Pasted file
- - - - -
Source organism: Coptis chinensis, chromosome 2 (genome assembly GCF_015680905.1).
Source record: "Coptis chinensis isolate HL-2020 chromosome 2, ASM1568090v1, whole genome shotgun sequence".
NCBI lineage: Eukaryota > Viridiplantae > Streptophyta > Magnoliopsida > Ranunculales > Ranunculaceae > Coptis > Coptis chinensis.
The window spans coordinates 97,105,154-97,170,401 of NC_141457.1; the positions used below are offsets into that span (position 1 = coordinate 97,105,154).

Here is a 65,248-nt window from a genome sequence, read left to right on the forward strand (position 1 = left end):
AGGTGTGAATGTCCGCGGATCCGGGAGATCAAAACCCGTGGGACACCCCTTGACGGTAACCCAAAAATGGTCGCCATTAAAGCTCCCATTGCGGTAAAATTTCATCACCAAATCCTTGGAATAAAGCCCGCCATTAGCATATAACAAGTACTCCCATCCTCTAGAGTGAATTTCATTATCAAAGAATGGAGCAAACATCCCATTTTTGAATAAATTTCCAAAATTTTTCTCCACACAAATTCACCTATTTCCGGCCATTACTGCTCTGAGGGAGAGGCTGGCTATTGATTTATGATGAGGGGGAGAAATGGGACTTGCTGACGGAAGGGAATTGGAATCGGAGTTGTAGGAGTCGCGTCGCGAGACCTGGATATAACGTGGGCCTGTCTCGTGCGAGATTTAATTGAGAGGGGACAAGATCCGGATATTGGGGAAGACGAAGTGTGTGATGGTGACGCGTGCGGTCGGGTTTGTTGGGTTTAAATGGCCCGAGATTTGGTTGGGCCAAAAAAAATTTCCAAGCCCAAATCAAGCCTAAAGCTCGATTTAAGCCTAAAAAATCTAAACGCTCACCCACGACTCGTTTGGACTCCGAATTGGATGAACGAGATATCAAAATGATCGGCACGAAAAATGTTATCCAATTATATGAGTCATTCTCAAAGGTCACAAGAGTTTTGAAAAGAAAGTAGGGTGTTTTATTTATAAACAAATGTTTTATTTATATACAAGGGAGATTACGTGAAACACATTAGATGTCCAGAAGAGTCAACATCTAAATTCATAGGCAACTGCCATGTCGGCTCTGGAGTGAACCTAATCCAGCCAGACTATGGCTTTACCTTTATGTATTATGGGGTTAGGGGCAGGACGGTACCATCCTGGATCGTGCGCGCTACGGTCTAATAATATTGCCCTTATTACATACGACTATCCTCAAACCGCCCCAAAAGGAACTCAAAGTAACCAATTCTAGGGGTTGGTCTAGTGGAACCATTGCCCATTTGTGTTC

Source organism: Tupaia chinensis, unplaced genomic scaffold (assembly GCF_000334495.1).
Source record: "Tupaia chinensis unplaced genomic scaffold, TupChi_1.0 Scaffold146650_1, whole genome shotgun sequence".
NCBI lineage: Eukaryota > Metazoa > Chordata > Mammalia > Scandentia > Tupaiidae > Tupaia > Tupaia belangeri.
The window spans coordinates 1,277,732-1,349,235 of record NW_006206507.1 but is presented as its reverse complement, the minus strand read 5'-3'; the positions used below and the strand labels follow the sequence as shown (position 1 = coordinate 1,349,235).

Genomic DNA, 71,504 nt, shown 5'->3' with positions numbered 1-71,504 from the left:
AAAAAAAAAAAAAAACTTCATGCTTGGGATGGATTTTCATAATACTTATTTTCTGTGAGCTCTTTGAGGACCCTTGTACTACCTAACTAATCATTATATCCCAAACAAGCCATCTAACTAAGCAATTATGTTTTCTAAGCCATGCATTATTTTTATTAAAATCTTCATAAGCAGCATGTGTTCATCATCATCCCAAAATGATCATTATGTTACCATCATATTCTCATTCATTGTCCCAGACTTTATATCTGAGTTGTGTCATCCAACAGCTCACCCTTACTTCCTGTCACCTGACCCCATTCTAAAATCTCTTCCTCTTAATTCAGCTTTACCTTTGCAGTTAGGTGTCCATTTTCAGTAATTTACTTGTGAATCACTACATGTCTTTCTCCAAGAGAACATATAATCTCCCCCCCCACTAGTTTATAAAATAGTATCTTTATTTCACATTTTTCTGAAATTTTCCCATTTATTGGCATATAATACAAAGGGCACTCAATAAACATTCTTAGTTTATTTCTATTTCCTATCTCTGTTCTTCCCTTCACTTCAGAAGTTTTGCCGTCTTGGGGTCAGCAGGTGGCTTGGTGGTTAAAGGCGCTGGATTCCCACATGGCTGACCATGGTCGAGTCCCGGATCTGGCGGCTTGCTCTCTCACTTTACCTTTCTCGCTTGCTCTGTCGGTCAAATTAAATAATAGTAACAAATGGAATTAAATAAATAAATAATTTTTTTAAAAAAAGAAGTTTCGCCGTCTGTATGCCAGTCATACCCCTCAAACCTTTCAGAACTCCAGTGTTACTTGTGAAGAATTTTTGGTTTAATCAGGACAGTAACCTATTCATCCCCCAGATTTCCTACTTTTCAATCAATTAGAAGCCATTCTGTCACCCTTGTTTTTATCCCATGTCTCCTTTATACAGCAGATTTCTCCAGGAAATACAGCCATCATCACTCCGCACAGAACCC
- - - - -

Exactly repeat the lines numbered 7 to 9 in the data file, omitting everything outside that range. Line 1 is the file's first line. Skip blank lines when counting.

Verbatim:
Source organism: Tupaia chinensis, unplaced genomic scaffold (assembly GCF_000334495.1).
Source record: "Tupaia chinensis unplaced genomic scaffold, TupChi_1.0 Scaffold146650_1, whole genome shotgun sequence".
NCBI lineage: Eukaryota > Metazoa > Chordata > Mammalia > Scandentia > Tupaiidae > Tupaia > Tupaia belangeri.